Three call outs in 24 hours for Oban RNLI
It was a busy Sunday (12 September) for the volunteers of Oban RNLI as they spent over 7 hours at sea, launching to three separate call outs.
Oban lifeboat was first requested to launch at 8.15am on Sunday morning to reports of a swimmer in difficulty at the Corran Narrows. Thankfully the swimmer, who was part of a group, was able to make it ashore unaided and so the lifeboat was stood down, returning to station shortly after 9am.
The second call came at 10pm, as concern had been raised for a fishing boat with one person onboard that hadn’t arrived at its destination. The vessel had departed Dunstaffnage marina earlier in the day but was overdue and it was understood that the vessel had limited means of calling for help onboard.
The lifeboat proceeded to the area and whilst beginning a search, it was confirmed that the vessel had been found safe and well. The lifeboat returned to station and was ready for service again by 11.35pm.
As the volunteers of Oban lifeboat returned to their beds, it wasn’t long before they were woken by the sound of their pagers again. At 3.15am, they were tasked to assist a yacht aground in the popular anchorage of Puilladobhrain, at the north end of Seil island.
The lifeboat launched on service and arrived on scene to find the yacht, with 4 persons onboard, well aground and heavily listing. The volunteer crew launched their daughter craft, known as the ‘XP boat’ and two crew members made their way over to assess the situation.
As the tide was still dropping, the decision was made to transfer 3 of the yacht’s crew to the lifeboat. The yacht’s skipper stayed on board while the lifeboat returned to Oban, to transfer the 3 persons ashore and wait for the tide to rise. They arrived back in Oban by 5.15am.
The lifeboat then relaunched at 6.30am to assist in refloating the vessel. Arriving back on scene by 7am, two crew members proceeded over to the yacht and assisted the skipper in lifting the vessel’s anchor. Although the tide was rising, the confined anchorage was busy with other vessels and there was concern for any damage sustained that may limit the casualty vessel’s ability to manoeuvre once refloated. The lifeboat assisted with by attaching a tow to the vessel, clearing it of the rocks and the other boat users close by.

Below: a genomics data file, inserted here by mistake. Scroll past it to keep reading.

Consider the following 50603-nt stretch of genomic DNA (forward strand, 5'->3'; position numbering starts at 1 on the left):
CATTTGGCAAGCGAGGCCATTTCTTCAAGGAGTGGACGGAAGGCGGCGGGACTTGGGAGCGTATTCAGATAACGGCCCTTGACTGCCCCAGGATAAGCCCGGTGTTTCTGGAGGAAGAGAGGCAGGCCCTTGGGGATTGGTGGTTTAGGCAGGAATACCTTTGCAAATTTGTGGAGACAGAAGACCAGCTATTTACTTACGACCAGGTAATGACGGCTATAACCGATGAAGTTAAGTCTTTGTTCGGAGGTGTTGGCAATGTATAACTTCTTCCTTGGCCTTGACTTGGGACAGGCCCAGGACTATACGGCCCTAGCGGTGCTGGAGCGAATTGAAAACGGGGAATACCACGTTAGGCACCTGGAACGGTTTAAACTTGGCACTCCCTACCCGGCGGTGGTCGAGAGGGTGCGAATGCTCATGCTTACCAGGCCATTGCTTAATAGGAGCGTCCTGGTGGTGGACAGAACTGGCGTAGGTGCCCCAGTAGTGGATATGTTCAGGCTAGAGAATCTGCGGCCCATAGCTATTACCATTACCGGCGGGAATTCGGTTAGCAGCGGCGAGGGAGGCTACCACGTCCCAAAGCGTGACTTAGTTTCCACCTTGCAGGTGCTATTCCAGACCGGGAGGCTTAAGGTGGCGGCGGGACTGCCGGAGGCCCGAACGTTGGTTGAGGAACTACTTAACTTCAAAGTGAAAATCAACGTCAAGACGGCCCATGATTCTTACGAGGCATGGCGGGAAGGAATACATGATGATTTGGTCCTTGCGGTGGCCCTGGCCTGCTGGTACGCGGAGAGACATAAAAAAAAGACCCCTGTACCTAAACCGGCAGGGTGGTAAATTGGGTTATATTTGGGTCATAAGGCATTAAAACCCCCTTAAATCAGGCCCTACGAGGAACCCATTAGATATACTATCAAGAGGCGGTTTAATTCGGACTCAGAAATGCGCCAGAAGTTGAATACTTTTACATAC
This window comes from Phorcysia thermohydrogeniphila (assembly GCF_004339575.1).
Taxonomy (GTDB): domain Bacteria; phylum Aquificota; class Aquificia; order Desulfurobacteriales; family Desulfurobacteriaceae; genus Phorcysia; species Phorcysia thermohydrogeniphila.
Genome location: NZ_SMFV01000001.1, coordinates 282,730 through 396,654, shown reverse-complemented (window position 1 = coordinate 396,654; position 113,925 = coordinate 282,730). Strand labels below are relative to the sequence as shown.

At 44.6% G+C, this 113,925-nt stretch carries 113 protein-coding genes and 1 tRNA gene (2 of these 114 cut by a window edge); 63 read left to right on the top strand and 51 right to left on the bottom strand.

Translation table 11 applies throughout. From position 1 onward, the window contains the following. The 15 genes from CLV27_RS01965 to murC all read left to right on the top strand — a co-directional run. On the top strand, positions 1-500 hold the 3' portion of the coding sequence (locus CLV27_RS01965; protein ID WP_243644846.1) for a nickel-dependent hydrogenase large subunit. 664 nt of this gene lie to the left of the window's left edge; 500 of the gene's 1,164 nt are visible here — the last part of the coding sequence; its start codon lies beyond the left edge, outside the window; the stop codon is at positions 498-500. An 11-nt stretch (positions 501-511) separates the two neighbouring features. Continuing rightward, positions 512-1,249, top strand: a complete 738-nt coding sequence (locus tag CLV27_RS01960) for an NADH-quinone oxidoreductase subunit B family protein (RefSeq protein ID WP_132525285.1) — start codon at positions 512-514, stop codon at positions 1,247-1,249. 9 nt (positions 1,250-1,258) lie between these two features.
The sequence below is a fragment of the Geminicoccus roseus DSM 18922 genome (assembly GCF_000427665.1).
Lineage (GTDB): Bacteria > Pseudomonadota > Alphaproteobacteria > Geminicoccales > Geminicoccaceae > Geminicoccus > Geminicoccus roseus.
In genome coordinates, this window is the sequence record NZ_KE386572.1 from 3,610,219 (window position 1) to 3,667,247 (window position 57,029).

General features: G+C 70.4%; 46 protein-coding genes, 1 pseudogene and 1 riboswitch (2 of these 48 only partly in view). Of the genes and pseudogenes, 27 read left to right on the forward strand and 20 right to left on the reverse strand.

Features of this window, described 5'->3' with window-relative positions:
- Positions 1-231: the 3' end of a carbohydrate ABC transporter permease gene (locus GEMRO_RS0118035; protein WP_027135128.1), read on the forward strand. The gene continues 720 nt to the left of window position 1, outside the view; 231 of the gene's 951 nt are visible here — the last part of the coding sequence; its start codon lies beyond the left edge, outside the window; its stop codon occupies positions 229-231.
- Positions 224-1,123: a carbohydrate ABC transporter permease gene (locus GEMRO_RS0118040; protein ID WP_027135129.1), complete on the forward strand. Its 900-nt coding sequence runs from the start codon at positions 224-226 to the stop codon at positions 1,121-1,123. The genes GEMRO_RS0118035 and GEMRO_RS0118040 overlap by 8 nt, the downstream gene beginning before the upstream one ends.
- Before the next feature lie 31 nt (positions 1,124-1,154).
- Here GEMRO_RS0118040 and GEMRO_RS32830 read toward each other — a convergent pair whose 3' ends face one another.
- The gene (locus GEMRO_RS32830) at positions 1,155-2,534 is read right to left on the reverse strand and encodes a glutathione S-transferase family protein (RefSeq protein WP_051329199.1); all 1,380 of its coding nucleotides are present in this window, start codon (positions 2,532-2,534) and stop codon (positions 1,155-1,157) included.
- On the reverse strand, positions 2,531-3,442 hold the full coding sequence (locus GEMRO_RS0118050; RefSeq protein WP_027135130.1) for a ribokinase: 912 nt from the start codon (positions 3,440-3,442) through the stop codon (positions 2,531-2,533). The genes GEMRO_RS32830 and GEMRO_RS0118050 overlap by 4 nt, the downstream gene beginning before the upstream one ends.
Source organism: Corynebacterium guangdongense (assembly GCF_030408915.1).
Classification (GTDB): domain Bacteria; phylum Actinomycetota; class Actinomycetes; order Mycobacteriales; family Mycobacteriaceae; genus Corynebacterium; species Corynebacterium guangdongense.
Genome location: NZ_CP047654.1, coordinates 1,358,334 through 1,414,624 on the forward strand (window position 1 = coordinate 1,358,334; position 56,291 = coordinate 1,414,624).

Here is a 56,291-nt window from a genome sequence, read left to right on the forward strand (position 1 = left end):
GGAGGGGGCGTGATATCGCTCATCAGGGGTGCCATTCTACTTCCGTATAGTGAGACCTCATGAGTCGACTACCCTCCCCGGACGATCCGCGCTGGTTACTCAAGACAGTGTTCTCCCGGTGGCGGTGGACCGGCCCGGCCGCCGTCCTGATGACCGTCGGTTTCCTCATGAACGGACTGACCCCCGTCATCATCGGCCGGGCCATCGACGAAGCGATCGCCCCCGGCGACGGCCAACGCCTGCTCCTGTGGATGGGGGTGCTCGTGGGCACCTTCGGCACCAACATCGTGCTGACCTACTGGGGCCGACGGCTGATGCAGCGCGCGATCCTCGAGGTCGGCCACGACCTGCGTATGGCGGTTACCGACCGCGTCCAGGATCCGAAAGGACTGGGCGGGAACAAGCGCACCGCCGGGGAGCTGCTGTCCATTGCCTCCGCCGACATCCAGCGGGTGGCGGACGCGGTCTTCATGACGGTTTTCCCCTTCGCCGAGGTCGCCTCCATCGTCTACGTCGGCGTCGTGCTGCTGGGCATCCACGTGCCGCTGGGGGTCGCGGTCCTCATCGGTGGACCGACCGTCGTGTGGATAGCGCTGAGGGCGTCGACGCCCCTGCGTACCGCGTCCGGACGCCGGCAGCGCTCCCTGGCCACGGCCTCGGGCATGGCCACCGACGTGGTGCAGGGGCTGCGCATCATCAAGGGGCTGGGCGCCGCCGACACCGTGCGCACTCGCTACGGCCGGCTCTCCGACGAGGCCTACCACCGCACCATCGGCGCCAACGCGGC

The vessel was then able to check its own steering and propulsion and with no damage sustained, the remaining 3 persons were transferred back onboard and the yacht was able to carry on to Oban unassisted.
The two crew members returned onboard the lifeboat and the volunteer crew proceeded back to their berth in Oban. The lifeboat was made ready for service again by 9am, 6 hours after initially launching.
This busy spell also marked the 400th call out of the station’s full time mechanic Tom Kennedy, since joining the lifesaving charity back in 2003. Tom, who’s responsible for the safe running of the lifeboat and the equipment she carries on board, first served at Largs and Troon RNLI before joining Oban RNLI in 2016.
Key facts about the RNLI
The RNLI charity saves lives at sea. Its volunteers provide a 24-hour search and rescue service around the United Kingdom and Republic of Ireland coasts. The RNLI operates 238 lifeboat stations in the UK and Ireland and more than 240 lifeguard units on beaches around the UK and Channel Islands. The RNLI is independent of Coastguard and government and depends on voluntary donations and legacies to maintain its rescue service. Since the RNLI was founded in 1824, its lifeboat crews and lifeguards have saved over 142,700 lives.